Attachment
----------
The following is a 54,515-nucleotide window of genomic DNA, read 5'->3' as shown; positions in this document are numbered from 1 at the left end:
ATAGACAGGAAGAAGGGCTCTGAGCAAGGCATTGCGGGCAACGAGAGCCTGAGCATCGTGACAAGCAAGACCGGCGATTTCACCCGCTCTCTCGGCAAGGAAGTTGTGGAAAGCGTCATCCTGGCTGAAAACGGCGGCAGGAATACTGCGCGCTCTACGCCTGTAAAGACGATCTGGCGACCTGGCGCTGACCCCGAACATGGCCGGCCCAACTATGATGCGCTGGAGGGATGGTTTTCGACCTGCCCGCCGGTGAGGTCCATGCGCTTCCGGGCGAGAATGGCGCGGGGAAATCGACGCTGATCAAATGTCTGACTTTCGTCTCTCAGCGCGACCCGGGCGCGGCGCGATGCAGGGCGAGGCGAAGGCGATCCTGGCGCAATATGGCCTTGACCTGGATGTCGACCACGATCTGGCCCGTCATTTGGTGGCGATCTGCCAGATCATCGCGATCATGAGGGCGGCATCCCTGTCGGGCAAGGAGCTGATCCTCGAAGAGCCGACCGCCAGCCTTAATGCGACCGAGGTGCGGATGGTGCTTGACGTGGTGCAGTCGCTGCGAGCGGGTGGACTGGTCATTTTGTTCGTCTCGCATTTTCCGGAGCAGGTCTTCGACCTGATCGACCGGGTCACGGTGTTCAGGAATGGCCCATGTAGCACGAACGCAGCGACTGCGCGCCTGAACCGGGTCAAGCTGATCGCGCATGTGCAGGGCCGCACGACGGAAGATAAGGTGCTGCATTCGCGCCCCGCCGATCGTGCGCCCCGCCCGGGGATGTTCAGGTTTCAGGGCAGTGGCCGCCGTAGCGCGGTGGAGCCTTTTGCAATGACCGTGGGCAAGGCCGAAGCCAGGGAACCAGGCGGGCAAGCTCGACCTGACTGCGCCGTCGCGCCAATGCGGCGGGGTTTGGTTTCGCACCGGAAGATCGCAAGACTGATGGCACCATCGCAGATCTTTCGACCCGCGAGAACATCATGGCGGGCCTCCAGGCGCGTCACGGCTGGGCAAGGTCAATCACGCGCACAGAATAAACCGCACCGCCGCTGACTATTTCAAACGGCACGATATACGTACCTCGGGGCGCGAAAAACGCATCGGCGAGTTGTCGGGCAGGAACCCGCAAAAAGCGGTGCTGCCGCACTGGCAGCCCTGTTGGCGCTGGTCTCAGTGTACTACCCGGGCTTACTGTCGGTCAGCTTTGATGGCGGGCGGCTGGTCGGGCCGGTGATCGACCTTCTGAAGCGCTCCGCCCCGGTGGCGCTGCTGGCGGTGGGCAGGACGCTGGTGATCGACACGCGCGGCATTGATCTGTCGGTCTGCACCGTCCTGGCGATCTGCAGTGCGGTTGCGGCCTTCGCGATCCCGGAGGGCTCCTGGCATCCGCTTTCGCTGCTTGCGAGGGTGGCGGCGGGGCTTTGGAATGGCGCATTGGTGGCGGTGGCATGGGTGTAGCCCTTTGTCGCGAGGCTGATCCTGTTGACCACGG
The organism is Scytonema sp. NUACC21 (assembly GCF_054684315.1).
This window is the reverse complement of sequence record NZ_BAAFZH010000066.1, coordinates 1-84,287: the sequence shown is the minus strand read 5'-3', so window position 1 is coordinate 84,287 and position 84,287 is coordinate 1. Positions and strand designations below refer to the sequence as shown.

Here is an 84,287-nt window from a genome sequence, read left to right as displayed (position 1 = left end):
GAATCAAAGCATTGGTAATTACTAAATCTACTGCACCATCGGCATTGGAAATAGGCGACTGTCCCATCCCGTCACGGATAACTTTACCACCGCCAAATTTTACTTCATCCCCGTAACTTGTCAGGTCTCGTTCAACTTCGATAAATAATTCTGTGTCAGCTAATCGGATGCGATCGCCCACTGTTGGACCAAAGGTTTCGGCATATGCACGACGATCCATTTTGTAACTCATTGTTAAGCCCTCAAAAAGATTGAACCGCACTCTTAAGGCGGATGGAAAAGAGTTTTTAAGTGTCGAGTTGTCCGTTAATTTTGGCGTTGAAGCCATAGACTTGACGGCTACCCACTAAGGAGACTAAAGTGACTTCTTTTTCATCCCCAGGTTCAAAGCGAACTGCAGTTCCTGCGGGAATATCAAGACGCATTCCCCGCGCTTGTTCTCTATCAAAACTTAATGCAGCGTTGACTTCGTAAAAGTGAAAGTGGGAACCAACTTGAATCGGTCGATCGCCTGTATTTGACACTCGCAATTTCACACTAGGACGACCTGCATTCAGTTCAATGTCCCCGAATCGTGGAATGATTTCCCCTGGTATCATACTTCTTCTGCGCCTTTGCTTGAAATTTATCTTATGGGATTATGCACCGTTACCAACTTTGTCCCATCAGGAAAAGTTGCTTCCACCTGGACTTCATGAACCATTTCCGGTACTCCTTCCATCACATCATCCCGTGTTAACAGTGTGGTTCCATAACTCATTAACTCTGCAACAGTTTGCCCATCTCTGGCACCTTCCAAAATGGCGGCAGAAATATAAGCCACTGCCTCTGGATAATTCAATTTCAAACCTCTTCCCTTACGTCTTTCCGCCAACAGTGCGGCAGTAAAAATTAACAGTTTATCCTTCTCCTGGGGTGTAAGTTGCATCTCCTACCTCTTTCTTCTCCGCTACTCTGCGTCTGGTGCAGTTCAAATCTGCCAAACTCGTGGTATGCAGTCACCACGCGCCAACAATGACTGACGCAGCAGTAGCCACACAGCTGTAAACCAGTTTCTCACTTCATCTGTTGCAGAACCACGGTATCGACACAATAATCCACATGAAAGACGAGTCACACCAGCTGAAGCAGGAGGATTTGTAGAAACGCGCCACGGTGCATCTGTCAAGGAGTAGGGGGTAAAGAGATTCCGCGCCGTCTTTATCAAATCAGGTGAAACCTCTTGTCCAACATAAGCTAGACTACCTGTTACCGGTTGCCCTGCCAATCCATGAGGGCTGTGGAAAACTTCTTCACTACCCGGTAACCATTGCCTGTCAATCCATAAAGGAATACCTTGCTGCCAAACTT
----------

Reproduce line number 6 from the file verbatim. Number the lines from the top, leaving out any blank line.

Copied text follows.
GAATCAAAGCATTGGTAATTACTAAATCTACTGCACCATCGGCATTGGAAATAGGCGACTGTCCCATCCCGTCACGGATAACTTTACCACCGCCAAATTTTACTTCATCCCCGTAACTTGTCAGGTCTCGTTCAACTTCGATAAATAATTCTGTGTCAGCTAATCGGATGCGATCGCCCACTGTTGGACCAAAGGTTTCGGCATATGCACGACGATCCATTTTGTAACTCATTGTTAAGCCCTCAAAAAGATTGAACCGCACTCTTAAGGCGGATGGAAAAGAGTTTTTAAGTGTCGAGTTGTCCGTTAATTTTGGCGTTGAAGCCATAGACTTGACGGCTACCCACTAAGGAGACTAAAGTGACTTCTTTTTCATCCCCAGGTTCAAAGCGAACTGCAGTTCCTGCGGGAATATCAAGACGCATTCCCCGCGCTTGTTCTCTATCAAAACTTAATGCAGCGTTGACTTCGTAAAAGTGAAAGTGGGAACCAACTTGAATCGGTCGATCGCCTGTATTTGACACTCGCAATTTCACACTAGGACGACCTGCATTCAGTTCAATGTCCCCGAATCGTGGAATGATTTCCCCTGGTATCATACTTCTTCTGCGCCTTTGCTTGAAATTTATCTTATGGGATTATGCACCGTTACCAACTTTGTCCCATCAGGAAAAGTTGCTTCCACCTGGACTTCATGAACCATTTCCGGTACTCCTTCCATCACATCATCCCGTGTTAACAGTGTGGTTCCATAACTCATTAACTCTGCAACAGTTTGCCCATCTCTGGCACCTTCCAAAATGGCGGCAGAAATATAAGCCACTGCCTCTGGATAATTCAATTTCAAACCTCTTCCCTTACGTCTTTCCGCCAACAGTGCGGCAGTAAAAATTAACAGTTTATCCTTCTCCTGGGGTGTAAGTTGCATCTCCTACCTCTTTCTTCTCCGCTACTCTGCGTCTGGTGCAGTTCAAATCTGCCAAACTCGTGGTATGCAGTCACCACGCGCCAACAATGACTGACGCAGCAGTAGCCACACAGCTGTAAACCAGTTTCTCACTTCATCTGTTGCAGAACCACGGTATCGACACAATAATCCACATGAAAGACGAGTCACACCAGCTGAAGCAGGAGGATTTGTAGAAACGCGCCACGGTGCATCTGTCAAGGAGTAGGGGGTAAAGAGATTCCGCGCCGTCTTTATCAAATCAGGTGAAACCTCTTGTCCAACATAAGCTAGACTACCTGTTACCGGTTGCCCTGCCAATCCATGAGGGCTGTGGAAAACTTCTTCACTACCCGGTAACCATTGCCTGTCAATCCATAAAGGAATACCTTGCTGCCAAACTT